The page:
MacPhail: Highland music sees powerful renaissance

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As Mòd Glaschu 2019 gets into full swing, it is pertinent that it comes at a time when Highland music across the country, and in Glasgow in particular, is seeing a powerful renaissance.

Never in my lifetime or for many generations preceding it has the music of the Highlands and Islands been as strong as it is now and An Comunn Gàidhealach can be proud to have played a vital role in this.

With its unmatched concentration of Gaels and their descendants, Glasgow is known as Baile Mòr Nan Gaidheal (the city of the Gaels) and it is no accident it is there where this musical re-awakening is most prevalent.

The Mòd and Glasgow have both played important parts in my own musical voyage. It was at the Govan Town Halls in 1990 that, aged 11, I first competed at a National Mòd and I was delighted and surprised when I came second in the under-18 accordion competition.

It was also in Glasgow that I studied music at the RSAMD and where Skipinnish was formed. It was in the Islay Inn, the Park Bar, and at the many association ceilidhs, concerts and dances that we cut our teeth and learned our trade.

The management, proprietors and staff of these two Glasgow pubs and the chairpersons, secretaries, treasurers and committee members of the island associations can hold much credit for any success that has come our way since and we are very grateful to them for the support they gave and still give us.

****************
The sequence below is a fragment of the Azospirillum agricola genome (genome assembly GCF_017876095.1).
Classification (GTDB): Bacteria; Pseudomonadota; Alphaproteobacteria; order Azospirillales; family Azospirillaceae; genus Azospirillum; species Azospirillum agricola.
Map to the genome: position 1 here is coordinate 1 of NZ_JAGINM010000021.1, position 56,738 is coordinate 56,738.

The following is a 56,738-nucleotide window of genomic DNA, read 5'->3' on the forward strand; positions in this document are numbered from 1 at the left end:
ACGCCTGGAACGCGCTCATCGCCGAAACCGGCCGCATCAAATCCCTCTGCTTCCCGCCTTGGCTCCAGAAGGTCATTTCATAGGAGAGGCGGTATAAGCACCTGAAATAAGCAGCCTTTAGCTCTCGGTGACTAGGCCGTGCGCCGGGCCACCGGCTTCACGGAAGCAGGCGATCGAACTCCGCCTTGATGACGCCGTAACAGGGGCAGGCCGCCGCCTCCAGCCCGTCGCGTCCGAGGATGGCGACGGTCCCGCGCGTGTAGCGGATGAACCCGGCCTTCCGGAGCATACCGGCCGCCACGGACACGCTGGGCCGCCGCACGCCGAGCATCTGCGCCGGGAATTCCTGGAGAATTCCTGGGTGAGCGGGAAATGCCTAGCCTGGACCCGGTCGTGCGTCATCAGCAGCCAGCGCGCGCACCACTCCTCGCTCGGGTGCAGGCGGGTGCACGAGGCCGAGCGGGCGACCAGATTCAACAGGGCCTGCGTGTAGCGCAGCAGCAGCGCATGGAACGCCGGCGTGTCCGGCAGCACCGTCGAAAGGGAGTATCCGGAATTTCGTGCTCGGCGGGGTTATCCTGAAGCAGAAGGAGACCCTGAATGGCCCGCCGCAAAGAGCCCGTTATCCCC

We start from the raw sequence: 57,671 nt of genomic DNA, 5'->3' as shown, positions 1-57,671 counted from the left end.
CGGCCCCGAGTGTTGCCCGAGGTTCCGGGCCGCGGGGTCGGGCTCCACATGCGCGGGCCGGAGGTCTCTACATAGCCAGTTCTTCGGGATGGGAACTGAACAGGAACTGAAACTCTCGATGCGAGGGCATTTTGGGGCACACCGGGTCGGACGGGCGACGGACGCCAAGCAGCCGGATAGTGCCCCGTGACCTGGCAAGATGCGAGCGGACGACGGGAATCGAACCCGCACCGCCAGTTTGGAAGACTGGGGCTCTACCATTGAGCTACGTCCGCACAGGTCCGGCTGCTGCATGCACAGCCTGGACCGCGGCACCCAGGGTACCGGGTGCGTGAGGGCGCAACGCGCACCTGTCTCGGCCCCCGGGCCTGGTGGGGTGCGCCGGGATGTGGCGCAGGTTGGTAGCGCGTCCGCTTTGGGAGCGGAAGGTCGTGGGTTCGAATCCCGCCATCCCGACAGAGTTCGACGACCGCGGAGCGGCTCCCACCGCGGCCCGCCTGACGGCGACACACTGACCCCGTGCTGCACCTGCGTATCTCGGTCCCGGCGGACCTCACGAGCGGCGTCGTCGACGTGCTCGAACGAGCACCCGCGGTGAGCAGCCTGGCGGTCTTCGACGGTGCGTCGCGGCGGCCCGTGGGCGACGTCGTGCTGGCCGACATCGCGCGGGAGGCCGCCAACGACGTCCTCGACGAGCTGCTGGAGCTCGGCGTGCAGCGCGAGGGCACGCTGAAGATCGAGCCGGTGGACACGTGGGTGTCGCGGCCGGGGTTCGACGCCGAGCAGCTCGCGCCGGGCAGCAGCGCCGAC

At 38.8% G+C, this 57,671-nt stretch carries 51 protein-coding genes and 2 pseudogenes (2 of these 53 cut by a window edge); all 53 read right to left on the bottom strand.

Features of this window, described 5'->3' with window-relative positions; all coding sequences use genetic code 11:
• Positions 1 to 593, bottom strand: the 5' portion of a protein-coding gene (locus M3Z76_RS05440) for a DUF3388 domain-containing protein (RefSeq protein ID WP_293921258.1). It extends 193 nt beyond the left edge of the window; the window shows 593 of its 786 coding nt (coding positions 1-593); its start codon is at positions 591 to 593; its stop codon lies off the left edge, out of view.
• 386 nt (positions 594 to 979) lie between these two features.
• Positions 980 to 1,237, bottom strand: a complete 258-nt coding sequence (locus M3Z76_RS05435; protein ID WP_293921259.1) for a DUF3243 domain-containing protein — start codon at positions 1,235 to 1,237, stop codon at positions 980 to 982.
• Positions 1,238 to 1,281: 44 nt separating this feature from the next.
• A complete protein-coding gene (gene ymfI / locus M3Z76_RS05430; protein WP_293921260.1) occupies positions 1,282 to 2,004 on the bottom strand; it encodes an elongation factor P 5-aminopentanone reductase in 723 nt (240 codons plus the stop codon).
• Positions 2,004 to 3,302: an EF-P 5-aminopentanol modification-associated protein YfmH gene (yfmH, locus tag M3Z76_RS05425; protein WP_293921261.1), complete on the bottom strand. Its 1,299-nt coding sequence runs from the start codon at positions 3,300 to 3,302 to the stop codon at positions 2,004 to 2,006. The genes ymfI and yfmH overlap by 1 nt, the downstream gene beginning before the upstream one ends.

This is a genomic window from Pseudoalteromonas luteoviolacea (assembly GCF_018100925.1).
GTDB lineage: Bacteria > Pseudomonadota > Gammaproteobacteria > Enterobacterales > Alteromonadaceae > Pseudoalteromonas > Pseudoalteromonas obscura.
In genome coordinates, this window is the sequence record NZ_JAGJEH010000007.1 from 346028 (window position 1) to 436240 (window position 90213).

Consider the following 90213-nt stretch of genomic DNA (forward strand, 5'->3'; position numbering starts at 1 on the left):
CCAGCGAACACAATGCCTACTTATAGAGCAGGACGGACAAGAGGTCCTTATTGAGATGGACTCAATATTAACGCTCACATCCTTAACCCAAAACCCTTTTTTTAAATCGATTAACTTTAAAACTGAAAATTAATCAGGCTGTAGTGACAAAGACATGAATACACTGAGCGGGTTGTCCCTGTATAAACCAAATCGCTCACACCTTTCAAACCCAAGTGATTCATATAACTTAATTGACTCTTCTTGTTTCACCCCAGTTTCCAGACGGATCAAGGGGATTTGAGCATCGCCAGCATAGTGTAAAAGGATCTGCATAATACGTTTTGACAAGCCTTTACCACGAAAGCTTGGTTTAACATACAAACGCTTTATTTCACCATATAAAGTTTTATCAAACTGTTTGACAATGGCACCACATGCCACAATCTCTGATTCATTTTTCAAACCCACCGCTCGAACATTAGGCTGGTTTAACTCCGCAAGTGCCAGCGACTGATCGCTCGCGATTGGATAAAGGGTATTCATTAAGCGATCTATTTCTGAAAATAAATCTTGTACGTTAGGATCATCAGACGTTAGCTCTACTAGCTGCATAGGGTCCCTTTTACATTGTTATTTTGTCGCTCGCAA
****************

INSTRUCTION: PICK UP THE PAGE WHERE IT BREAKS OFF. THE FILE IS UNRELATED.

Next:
These Highland watering holes and many members of these committees will be playing a big part in Mòd Glaschu 2019.

Looking back on the timeline of Mòds and to my own musical beginnings, I find it hard to comprehend the scale of change. I could never have envisioned that, in 2019, Skipinnish would play to full houses at both the Glasgow Royal Concert Hall and the Barrowland Ballroom within seven weeks. Similarly, I would never have foreseen that a venue the size of the Barrowland Ballroom would be the venue for the final Mòd concert, as it will be this Friday when Skerryvore and Trail West take that famous stage.

As I have written about in other articles, there is a long way to go yet for our culture, and most importantly it is essential the language of the Gael follows the music in its resurrection. Highland music without the language from which it is derived is a ghost and will not endure.

However, despite the long, hard and yet exciting road ahead, Gaels should rejoice for what has been achieved to date and An Comunn Gàidhealach should take a bow for its vital part in how far our music has come since a time when it was on the brink of oblivion.

At the Barrowland Ballroom in Glasgow, on Friday October 18, when 2,000 people are dancing to Skerryvore playing Nighean na cailliche crotaiche crùbaich, and joining with Trail West singing A’ Pheigi a’ Ghraidh, there will be a powerful sense of hope for the future of the Mòd and the future of the Gael.